The Indian Police Act of 1861 was legislated by the British right after the revolt of 1857 to bring in efficient administration of police in the country and to prevent any future revolts. This act has continued despite Indian being transformed from a British colony to a sovereign Republic. The National Police Commission, 1979-81 (NPC) felt the need for reform and hence it went on draft a Model Police Act in its Eighth Report submitted in 1981. Unfortunately, this proposed bill, which was developed as a response to the context of the times, and addressed to end some of the ills that plague policing has not been adopted by any state. Nevertheless, it has served as the template for nascent initiatives for many who are trying to replace the out of date Police Acts in their states with more relevant legislation.[1] A few glaring examples from the recent history of the erosion of the rule of law or of major violations of citizens’ rights resulting from the wrong type of political control over the police are the anti-Sikh riots of 1984, demolition of Babri Masjid on 6-12-1992, inaction in registering or pursuing cases of corruption, scams and frauds involving politicians. The police was also blatantly misused for political purposes during the Emergency (1975-1977). This problem of political interference was also dealt with by the NPC in its 1979 report. The National Police Commissions in 2000 identified indiscriminate arrests by the police as a chief source of corruption. The Report said the power of arrest must be used only in the rarest of rare cases and that an allegation of commission of an offence cannot constitute as a ground for arrest.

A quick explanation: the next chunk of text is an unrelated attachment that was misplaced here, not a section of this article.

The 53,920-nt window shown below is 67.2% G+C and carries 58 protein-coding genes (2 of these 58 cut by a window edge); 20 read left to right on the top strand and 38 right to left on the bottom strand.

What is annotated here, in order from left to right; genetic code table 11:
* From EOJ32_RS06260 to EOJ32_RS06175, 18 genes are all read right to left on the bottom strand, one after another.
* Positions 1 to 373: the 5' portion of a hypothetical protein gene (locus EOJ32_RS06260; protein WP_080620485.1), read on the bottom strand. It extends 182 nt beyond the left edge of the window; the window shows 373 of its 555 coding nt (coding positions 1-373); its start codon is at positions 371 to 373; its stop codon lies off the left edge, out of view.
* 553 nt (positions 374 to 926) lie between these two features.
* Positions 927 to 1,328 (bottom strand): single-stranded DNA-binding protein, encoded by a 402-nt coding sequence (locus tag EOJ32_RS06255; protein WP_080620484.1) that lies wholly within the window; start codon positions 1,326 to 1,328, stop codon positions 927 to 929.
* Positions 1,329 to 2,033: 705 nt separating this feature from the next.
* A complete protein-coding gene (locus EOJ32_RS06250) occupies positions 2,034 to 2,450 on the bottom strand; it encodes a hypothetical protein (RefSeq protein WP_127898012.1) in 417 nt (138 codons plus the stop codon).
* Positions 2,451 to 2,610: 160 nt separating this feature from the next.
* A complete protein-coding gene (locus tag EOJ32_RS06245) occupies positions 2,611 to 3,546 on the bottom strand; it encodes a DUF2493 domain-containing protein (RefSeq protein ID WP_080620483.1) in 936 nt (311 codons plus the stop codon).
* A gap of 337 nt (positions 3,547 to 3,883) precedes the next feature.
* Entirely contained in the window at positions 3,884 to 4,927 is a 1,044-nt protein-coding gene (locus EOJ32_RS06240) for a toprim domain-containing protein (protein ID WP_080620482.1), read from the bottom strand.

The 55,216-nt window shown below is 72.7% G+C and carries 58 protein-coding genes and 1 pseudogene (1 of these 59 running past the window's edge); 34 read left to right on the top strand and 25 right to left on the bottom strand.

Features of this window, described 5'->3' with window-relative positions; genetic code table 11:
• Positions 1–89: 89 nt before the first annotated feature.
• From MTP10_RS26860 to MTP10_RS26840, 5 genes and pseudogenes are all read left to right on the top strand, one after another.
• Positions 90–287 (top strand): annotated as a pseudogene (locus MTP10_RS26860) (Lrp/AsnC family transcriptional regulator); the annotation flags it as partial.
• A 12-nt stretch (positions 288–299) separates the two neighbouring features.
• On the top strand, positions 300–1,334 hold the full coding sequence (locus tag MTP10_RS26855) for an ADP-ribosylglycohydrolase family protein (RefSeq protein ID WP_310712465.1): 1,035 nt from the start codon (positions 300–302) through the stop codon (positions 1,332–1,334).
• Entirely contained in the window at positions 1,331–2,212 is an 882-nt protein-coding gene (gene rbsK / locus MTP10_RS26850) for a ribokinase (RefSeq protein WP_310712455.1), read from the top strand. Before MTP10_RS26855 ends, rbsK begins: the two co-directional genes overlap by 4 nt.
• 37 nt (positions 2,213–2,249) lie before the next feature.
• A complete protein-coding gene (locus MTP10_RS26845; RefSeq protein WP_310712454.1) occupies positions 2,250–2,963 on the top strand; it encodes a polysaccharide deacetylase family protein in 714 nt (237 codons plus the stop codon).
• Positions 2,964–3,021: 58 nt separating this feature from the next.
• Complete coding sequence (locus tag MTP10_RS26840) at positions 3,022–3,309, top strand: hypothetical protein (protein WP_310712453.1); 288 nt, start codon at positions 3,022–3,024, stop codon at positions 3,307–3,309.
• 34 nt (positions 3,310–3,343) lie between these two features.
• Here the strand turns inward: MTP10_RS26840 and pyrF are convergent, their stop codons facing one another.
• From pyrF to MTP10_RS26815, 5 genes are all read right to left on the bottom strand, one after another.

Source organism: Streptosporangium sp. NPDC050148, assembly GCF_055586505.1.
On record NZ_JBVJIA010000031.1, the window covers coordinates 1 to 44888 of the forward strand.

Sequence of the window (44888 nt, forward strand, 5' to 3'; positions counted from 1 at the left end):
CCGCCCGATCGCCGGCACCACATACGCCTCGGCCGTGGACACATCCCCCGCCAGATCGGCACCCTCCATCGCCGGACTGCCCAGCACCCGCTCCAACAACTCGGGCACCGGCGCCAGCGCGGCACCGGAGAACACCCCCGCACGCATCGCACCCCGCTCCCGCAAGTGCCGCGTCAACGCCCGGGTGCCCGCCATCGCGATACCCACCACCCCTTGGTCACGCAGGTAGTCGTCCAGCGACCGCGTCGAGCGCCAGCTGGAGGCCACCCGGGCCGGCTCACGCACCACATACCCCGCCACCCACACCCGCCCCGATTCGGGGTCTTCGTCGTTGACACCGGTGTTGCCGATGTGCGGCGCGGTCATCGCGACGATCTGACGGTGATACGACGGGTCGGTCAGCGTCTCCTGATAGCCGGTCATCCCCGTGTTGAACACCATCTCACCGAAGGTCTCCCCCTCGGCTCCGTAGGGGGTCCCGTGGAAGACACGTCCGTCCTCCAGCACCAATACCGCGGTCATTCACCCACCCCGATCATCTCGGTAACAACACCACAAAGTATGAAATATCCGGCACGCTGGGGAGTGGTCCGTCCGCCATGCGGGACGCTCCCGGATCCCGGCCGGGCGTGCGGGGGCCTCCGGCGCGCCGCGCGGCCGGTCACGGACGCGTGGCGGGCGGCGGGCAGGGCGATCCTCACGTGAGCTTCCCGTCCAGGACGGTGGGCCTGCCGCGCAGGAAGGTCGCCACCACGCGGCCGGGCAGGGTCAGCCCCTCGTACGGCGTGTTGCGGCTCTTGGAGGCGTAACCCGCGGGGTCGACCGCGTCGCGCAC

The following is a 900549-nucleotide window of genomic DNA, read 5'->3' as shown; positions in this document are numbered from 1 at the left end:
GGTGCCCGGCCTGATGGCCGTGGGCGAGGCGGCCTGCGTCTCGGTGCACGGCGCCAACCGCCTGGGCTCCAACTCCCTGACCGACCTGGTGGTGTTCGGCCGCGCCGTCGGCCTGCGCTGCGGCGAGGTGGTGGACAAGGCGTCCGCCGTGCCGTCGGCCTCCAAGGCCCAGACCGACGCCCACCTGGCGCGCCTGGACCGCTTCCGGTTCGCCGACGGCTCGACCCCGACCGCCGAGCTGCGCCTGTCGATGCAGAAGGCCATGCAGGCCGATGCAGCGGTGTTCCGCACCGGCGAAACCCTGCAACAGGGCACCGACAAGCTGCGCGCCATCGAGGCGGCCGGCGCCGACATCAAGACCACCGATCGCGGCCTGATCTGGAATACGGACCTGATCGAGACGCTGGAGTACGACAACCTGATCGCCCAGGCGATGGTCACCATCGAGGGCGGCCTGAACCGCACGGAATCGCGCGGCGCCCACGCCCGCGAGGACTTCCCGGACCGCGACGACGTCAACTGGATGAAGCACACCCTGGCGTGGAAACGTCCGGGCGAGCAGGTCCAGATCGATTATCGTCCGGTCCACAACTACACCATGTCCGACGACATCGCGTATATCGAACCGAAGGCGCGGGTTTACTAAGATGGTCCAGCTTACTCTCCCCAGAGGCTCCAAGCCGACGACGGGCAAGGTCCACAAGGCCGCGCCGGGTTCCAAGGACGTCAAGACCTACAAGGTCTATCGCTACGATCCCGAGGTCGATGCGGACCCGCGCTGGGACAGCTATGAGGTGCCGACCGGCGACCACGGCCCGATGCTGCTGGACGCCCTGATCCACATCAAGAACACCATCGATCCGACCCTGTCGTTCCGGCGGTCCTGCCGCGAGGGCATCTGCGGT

The lack of any effective accountability mechanisms and periodic review of performance is causing the police to lose confidence of the public. Another problem is that the widespread indiscipline and cavalier attitudes towards law and procedures are eroding the faith of people in the police. The people nowadays have little or no trust in the police. The Police Act, 1861 vests the superintendence of the police directly in the hands of the state government. At the present time, the Head of Police (Director General/ Inspector General) enjoys her/his tenure at the pleasure of the Chief Minister. S/he may be removed from the post at any time without assigning any reasons. Such a state of affairs has resulted in wide-spread politicization of the police where increasingly, allegiance is owed not to the law but to the ruling political elite. Another problem with the present legislation is that the only independent authority with the capacity to oversee or investigate police excesses is the National Human Rights Commission (NHRC). The Commission has the power to only advise the Government. If any state government refuses to accept the NHRC’s advice, there is no provision in law that empowers the Commission to force the government to implement its advice. It can of course approach the higher courts and seek directions. The NHRC had issued four summons to the Director General of Police, Bihar, over the last eight months for the two wrongful arrests of activists, only to be met with a wall of silence. The Government had set up the Soli Sorabjee committee to suggest police reforms and they came up with a draft bill which was never passed by the Parliament, for unknown reasons. Even the J.S Verma Committee which was set up after the Nirbhaya Rape case suggested police reforms. There is a need to bring in police reforms so that the police can be made accountable by the citizens. More power in the hands of the police will not help, but more responsible use of the abundant power that they already have. The Police Act, 1861 needs to be replaced with legislation that reflects the democratic nature of India’s polity and the changing times. The Act is weak in almost all the parameters that must govern democratic police legislation.